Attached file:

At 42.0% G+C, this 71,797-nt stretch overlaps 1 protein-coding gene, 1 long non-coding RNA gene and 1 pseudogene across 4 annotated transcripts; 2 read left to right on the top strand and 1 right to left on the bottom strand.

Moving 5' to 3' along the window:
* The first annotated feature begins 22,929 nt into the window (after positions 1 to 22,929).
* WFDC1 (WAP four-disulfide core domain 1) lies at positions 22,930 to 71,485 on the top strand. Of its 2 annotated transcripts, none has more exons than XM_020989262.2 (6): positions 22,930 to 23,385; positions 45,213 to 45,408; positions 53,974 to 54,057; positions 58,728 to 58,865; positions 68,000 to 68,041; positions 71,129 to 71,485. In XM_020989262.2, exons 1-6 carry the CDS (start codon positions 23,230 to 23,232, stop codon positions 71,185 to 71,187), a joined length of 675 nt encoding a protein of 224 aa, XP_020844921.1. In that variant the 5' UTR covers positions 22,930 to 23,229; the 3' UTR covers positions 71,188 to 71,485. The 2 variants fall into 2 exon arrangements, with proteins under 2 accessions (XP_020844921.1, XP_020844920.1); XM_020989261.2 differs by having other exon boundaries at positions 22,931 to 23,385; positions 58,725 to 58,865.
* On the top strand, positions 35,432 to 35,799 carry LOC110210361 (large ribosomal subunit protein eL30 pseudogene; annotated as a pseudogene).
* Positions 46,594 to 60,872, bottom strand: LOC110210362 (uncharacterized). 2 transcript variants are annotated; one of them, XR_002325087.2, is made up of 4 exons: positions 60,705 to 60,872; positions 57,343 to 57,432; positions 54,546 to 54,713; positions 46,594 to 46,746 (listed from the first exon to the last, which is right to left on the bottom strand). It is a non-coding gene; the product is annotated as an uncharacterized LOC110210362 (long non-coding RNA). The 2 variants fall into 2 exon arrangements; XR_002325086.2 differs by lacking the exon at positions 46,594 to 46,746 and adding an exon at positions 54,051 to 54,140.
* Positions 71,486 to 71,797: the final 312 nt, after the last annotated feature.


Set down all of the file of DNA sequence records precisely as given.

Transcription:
At 42.0% G+C, this 71,797-nt stretch overlaps 1 protein-coding gene, 1 long non-coding RNA gene and 1 pseudogene across 4 annotated transcripts; 2 read left to right on the top strand and 1 right to left on the bottom strand.

Moving 5' to 3' along the window:
* The first annotated feature begins 22,929 nt into the window (after positions 1 to 22,929).
* WFDC1 (WAP four-disulfide core domain 1) lies at positions 22,930 to 71,485 on the top strand. Of its 2 annotated transcripts, none has more exons than XM_020989262.2 (6): positions 22,930 to 23,385; positions 45,213 to 45,408; positions 53,974 to 54,057; positions 58,728 to 58,865; positions 68,000 to 68,041; positions 71,129 to 71,485. In XM_020989262.2, exons 1-6 carry the CDS (start codon positions 23,230 to 23,232, stop codon positions 71,185 to 71,187), a joined length of 675 nt encoding a protein of 224 aa, XP_020844921.1. In that variant the 5' UTR covers positions 22,930 to 23,229; the 3' UTR covers positions 71,188 to 71,485. The 2 variants fall into 2 exon arrangements, with proteins under 2 accessions (XP_020844921.1, XP_020844920.1); XM_020989261.2 differs by having other exon boundaries at positions 22,931 to 23,385; positions 58,725 to 58,865.
* On the top strand, positions 35,432 to 35,799 carry LOC110210361 (large ribosomal subunit protein eL30 pseudogene; annotated as a pseudogene).
* Positions 46,594 to 60,872, bottom strand: LOC110210362 (uncharacterized). 2 transcript variants are annotated; one of them, XR_002325087.2, is made up of 4 exons: positions 60,705 to 60,872; positions 57,343 to 57,432; positions 54,546 to 54,713; positions 46,594 to 46,746 (listed from the first exon to the last, which is right to left on the bottom strand). It is a non-coding gene; the product is annotated as an uncharacterized LOC110210362 (long non-coding RNA). The 2 variants fall into 2 exon arrangements; XR_002325086.2 differs by lacking the exon at positions 46,594 to 46,746 and adding an exon at positions 54,051 to 54,140.
* Positions 71,486 to 71,797: the final 312 nt, after the last annotated feature.